Key challenges for product and smart device manufacturers
In recent times, digital transformation and the early stages of data and automation-driven economies as a result of ‘Industry 4.0’ has seen cybersecurity skyrocket high onto the priorities of boardroom meetings as companies innovate to deliver better customer experience.
It has not gone unnoticed that invoking an innovative cybersecurity culture with sound risk management principles will elevate cyber assurance and instill better confidence in product development lifecycles. Central to this shift is the acknowledgement that cybersecurity is not just a simple measure, but a strategy that needs to be aligned with business strategy congruently.
With the need for cybersecurity exerting more and more pressure even on long-established companies, some of them still find it difficult build the right level of expertise. Here at TÜV Rheinland, we believe that cybersecurity should also be seen as an investment in the future qualification of employees.
We got in touch with Mr. Urmez Daver, our Global Head for Industrial Cybersecurity in Digital Transformation & Cybersecurity, to give us his take on some of the key challenges in this realm, and some of the goals enterprises can collectively aim to strive for.
The dramatic expansion of digital capabilities, data, and devices, has created a larger surface area for cyberattackers to aim at – which should mean that the solution is in an expansion in the skills base. One of the main challenges here is the significant gap between the demand in skills, and the available talent.
TÜV Rheinland has been working with its clients to help them engineer cybersecurity and privacy into their product development lifecycle and also evaluate the effectiveness of measures that they have implemented for better managing cyber risks.
Technology alone, will not solve most, if not all the cybersecurity issues we have today. The right synergy between product development lifecycles, people, processes, and technology risk management will go a long way in creating products and solutions that are intrinsically secure.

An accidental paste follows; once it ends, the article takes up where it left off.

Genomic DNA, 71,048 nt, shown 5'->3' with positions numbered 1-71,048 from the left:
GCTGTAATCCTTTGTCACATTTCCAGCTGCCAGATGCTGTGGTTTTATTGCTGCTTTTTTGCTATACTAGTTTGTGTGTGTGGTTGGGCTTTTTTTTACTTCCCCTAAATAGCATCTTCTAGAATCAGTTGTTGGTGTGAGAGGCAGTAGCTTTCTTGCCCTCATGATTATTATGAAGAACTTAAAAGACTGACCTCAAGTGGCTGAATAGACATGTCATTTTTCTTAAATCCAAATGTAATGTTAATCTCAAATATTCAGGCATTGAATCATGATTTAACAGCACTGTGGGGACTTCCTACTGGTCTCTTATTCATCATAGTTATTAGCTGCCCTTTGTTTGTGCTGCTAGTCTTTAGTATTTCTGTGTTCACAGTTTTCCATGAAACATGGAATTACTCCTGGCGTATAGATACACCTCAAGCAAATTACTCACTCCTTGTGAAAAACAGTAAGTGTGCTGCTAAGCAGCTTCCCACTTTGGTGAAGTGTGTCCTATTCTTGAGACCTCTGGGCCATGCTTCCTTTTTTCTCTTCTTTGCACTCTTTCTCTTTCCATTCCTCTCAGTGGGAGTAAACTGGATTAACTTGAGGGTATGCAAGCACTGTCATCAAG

The next few years
The rapid innovation and transformation that enterprises and their industrial technologies are undergoing are not going to slow down anytime soon, with the convergence of several technologies and regulatory developments like GDPR. Product and device manufacturers today have concerns around how their products and solutions interact with consumers/data processing infrastructure to deal with privacy tenets spelt by GDPR.
Despite developments such as the GDPR, the standards required to regulate security and privacy remain inadequate, and are often outpaced by new technologies and the evolving cyber risks. As the world has found out, the simple act of getting nations to agree on a common set of principles governing the privacy and cybersecurity realms presents a huge challenge by itself.
Having said that, government involvement in industrial IoT security for example is unlikely to gain traction quickly enough and would be better directed towards the regulation of breaches and security incidents in ways that make IoT makers take security more seriously. IoT will be an important test bed for the effectiveness of the GDPR.
Why work with TÜV Rheinland to improve privacy and cybersecurity
All in all, both privacy and cybersecurity requires better regulation and effective accreditation – the latter is something TÜV Rheinland can be engaged for through comprehensive testing, training, and consultation.
Our deep understanding of the markets and industries we serve, coupled with our unmatched depth of experience in solving complex safety, cybersecurity, privacy, and infrastructure challenges, makes us a credible partner of choice for organizations looking to mature and improve the risk posture of their products and solutions.
For more information, or to contact one of our experts, click below:
Urmez Daver is the Global Head for Industrial Cybersecurity Centre of Excellence at TÜV Rheinland and is also the Vice President for Cybersecurity Consulting services in Asia. He has more than 20 years of experience driving cybersecurity services business across different geographies. Over the past 2 decades he has witnessed the transformation of the cybersecurity landscape through the lens of his career starting with Digital Trust through PKI, Data Protection, First Generation of IT Security tools and services and an era which followed where the disciplines of Security Strategy, Architecture, Governance, Security Operations and Intelligence started becoming critical components to developing and managing a cybersecurity program for the enterprise. Currently is focused on the area of Industrial Cybersecurity driven by rapid digitalisation and convergence of emerging technologies, IoT, IIoT and embedded systems.